The Mail on Sunday: An embassy revolution
Sun 17 Mar 2013
An embassy revolution
The diplomatic treasures that could become a passport to gracious living
Unless you work for a foreign diplomatic service of you find yourself in a similar predicament to WikiLeaks founder Julian Assange, it is unlikely you will ever spend a night at one of London's 115 embassies. But these foreign missions occupy some of the finest residences in the capital.
A number are likely to move in the coming years, according to Venetia van Kuffeler of Diplomat magazine, and many of the addresses they occupy will come under private ownership as a result.
'The majority of London's embassies are leased from the Duke of Westminster's Grosvenor Estate,' says Ms van Kuffeler. 'Many of these long leases and peppercorn rents were agreed 100 to 120 years ago, and a number of these leases are expiring in coming years. Foreign missions in London may change locations for this reason.'
One person ahead of the trend is designer Jason Yeang, who bought the former Nicaraguan embassy in Gloucester Road, West London, for 1.95 million in 2008 and has now put it on the market for 3.5 million.
In the late Nineties, the embassy moved. A lawyer bought the house and lived there until 2008 but did little in terms of renovation.
Now Jason has transformed the three-bedroom, Grade II listed house, built in 1826, into a sleek, modern living space which bears little resemblance to its old life as an embassy.
'It was in a sad state when I bought it,' says Jason, 41. 'The skirting boards were in bad condition and the plasterwork had lost its sharpness.'
Jason, who was born in Singapore and moved to Britain in 1992, lived in the house for two years before beginning the work. 'I wanted to understand it before I started. As a designer, I've found living in a property makes the product better,' he says.
'I wanted to know where the sun rose and set and how I could open it up to bring in light. The house has an exact east-west axis running through the length of it and this is what I wanted to exploit.
'Besides location, light and space are the holy grail of English property and it was vital for me to get these aspects right.' Work began in 2011 and took 13 months to complete. The addition of a skylight and a glass wall overlooking the garden, running from the ground floor down to the basement kitchen, made the most dramatic change.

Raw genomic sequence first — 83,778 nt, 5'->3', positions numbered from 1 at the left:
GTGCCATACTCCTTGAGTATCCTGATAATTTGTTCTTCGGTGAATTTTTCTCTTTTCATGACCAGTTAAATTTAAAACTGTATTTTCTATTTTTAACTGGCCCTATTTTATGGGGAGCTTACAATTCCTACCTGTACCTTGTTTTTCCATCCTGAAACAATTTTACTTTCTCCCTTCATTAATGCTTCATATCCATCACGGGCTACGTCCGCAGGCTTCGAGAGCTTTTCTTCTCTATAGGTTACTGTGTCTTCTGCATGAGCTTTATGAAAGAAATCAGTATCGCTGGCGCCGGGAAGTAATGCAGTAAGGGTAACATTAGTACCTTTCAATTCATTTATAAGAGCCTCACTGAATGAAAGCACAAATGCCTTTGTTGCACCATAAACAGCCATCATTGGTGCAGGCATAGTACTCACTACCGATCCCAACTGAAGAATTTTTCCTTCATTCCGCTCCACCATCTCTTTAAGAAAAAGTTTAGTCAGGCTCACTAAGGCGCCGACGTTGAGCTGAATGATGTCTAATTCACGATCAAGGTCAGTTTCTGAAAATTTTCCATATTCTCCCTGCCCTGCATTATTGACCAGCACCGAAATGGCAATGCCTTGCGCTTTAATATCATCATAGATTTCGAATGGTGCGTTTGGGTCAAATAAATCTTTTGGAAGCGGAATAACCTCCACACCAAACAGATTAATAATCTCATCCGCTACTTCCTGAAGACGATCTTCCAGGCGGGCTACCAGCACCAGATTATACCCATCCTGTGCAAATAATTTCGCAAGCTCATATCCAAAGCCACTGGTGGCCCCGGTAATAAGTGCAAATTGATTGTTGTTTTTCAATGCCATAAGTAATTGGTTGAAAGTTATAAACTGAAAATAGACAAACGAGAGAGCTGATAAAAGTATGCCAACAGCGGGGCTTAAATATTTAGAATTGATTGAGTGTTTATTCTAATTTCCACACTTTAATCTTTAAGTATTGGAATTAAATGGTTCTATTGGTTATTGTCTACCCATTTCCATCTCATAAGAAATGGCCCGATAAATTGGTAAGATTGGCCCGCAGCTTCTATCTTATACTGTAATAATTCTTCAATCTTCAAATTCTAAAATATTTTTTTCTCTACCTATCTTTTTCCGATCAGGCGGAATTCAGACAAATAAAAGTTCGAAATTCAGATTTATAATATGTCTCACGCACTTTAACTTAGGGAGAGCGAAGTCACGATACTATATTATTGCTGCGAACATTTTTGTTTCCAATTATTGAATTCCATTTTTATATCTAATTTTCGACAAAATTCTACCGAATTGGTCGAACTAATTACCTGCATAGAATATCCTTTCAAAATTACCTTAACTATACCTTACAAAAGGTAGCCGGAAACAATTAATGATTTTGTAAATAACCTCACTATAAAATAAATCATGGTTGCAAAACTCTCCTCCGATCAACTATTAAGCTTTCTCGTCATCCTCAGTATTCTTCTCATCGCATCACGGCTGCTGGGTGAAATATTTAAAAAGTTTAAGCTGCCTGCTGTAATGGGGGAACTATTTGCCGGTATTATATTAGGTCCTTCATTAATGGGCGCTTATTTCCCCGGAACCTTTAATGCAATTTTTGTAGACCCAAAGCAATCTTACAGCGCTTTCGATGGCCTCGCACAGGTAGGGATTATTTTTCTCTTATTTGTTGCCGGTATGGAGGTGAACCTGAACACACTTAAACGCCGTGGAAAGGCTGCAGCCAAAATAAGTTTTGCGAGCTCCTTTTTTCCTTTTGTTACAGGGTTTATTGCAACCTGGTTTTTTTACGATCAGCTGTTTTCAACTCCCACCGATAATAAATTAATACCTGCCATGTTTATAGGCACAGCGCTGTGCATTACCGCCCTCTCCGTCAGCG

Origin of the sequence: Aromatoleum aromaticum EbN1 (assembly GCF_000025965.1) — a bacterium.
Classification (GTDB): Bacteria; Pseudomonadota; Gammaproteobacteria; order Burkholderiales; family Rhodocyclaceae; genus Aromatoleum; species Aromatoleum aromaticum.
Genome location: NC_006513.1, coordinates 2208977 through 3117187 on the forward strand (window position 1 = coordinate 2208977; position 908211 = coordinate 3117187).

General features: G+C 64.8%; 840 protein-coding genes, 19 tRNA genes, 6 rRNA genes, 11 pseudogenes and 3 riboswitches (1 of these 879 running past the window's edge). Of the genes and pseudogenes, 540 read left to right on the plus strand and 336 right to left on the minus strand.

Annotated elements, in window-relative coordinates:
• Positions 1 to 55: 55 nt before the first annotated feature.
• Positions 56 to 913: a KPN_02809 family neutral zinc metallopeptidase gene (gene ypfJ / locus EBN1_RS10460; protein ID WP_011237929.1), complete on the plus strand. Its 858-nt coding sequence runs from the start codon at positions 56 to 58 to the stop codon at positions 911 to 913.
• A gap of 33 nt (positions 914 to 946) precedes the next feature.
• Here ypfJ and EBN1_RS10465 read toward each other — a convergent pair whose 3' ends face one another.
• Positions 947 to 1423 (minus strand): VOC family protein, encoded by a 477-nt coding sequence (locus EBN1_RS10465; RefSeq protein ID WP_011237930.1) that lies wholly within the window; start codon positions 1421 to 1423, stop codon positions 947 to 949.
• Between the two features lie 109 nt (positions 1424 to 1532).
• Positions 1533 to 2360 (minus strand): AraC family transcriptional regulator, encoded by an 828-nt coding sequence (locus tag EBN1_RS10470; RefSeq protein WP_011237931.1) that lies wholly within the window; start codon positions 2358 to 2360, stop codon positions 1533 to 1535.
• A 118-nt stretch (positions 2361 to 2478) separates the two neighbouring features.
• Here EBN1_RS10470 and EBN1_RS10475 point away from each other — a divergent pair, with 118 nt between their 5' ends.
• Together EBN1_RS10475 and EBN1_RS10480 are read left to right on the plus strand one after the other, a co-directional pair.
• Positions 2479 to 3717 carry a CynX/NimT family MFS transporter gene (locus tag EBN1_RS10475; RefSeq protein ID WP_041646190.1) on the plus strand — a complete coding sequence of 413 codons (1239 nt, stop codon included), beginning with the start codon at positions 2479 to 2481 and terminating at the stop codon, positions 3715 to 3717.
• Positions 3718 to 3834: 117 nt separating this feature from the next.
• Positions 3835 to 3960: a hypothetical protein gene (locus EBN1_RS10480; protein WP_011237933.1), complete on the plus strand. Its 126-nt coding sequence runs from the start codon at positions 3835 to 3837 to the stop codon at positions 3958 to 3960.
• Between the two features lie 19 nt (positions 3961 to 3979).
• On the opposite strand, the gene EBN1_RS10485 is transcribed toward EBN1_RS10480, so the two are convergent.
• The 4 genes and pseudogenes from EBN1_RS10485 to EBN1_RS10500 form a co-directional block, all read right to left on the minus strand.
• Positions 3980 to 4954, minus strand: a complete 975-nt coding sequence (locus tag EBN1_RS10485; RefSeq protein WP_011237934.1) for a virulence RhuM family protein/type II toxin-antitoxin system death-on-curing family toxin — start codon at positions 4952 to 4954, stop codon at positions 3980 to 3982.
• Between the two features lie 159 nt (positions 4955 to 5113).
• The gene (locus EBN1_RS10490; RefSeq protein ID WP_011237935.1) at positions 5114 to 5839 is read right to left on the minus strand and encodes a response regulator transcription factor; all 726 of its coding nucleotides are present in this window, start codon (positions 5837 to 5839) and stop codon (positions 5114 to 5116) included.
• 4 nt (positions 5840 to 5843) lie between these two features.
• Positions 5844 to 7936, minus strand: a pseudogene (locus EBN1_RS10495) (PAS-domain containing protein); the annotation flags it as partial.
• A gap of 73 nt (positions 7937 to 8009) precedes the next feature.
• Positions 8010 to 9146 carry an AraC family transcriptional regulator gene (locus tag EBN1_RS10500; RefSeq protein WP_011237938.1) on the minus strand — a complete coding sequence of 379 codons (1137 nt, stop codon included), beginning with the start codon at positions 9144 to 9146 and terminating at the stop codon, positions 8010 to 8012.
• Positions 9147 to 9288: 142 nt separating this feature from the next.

This has transformed a traditional four-storey cellular structure into an open-plan living space, with light flooding in all over the house.
Jason also moved the kitchen into the basement and turned the upstairs dining room into the en-suite master bedroom.
To make the most of the natural brightness inside, mirrors have been placed at strategic positions around the rooms and Jason has used limestone for some of the walls and flooring, which reflects light.
Jason's quest to find the right balance between the old and the new has been achieved by restoring the house's original staircase, timber shutters and the fireplace in the front reception room.
Standing on the balcony overlooking the garden, which has also been given a full makeover, is the only place where Jason can imagine the Nicaraguan ambassador making an appearance in the house.
'I can picture him enjoying a large cigar out here,' he jokes.
Jason describes himself as 'nomadic' and he and his fashion producer wife Valerie, 41, and their children Niki, ten, Justin, seven and Jamie, two, have moved out of the house and now live in Notting Hill.
William Hughes-Ward, from Marsh & Parsons, says: 'The fact that it once housed the Embassy of Nicaragua adds an interesting bit of contemporary history to this pretty house. It's unusual to get such a stunning light and modern interior in a property of this type in London.
'No 8, Gloucester Road is priced at 3.5 million and works out at 1,750 per square foot, which for this fabulous location represents fair market value, especially with its wow factor.'